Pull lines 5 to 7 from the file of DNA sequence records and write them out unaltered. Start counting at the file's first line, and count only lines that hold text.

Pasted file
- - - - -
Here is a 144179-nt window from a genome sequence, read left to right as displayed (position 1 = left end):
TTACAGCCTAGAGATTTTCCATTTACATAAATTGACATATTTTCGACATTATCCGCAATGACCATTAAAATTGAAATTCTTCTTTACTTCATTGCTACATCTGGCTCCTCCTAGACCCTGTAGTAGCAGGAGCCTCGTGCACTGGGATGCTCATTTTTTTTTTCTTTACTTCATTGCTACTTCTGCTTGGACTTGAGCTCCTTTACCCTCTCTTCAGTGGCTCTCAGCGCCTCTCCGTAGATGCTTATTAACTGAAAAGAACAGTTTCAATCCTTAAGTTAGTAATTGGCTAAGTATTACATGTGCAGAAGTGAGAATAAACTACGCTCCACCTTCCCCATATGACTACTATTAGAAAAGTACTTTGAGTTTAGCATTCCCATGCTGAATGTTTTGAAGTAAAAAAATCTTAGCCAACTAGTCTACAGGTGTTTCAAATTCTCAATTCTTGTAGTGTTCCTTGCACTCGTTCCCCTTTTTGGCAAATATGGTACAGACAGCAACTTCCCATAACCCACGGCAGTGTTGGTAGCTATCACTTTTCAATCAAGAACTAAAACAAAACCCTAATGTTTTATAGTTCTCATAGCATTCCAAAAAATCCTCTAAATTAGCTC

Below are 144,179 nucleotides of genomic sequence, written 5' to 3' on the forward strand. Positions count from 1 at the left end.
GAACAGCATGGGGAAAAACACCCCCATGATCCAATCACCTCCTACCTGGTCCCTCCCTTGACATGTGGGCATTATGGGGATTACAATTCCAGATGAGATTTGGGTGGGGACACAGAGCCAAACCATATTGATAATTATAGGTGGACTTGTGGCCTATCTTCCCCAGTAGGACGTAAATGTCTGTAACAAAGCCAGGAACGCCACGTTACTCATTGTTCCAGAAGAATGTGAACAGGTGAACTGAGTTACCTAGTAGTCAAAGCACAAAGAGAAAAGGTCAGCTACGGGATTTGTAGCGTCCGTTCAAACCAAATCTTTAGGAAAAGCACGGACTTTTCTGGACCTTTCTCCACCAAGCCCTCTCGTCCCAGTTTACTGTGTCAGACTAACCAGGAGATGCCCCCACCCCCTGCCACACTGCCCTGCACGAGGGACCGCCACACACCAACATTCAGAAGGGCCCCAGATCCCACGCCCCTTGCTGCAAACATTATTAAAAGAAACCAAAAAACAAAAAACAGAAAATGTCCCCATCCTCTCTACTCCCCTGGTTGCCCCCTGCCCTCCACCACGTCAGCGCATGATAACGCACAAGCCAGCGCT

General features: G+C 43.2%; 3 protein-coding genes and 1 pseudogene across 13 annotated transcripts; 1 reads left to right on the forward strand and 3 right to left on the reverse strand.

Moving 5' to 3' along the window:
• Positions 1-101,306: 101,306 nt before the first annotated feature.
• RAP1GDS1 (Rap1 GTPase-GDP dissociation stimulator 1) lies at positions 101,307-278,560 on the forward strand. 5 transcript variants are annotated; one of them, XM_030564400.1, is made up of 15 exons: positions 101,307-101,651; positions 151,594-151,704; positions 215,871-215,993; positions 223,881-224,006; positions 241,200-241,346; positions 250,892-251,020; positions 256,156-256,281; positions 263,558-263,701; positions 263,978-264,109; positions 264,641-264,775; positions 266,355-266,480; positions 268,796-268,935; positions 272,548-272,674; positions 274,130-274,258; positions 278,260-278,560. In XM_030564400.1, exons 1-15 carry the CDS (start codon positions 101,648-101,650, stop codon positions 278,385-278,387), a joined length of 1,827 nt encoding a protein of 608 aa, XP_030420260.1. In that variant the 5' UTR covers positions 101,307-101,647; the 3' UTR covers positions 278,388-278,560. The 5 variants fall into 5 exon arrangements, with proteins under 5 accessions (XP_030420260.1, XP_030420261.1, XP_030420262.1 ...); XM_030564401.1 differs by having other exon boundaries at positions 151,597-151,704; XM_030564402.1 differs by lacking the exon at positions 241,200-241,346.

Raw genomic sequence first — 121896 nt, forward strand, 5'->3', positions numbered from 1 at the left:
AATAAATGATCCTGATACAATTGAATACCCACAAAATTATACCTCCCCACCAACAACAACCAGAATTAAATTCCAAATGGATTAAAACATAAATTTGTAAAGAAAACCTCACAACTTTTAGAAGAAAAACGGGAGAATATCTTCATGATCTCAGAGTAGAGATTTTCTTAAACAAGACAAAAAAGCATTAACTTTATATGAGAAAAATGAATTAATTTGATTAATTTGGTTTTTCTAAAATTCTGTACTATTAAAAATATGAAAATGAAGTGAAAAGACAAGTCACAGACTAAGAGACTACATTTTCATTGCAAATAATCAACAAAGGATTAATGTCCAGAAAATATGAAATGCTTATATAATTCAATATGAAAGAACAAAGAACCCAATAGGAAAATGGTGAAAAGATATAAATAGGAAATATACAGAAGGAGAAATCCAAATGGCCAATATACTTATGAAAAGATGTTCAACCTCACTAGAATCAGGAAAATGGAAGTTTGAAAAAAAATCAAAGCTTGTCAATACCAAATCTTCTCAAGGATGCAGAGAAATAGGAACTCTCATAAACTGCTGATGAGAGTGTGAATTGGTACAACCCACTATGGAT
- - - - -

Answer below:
General features: G+C 43.2%; 3 protein-coding genes and 1 pseudogene across 13 annotated transcripts; 1 reads left to right on the forward strand and 3 right to left on the reverse strand.

Moving 5' to 3' along the window:
• Positions 1-101,306: 101,306 nt before the first annotated feature.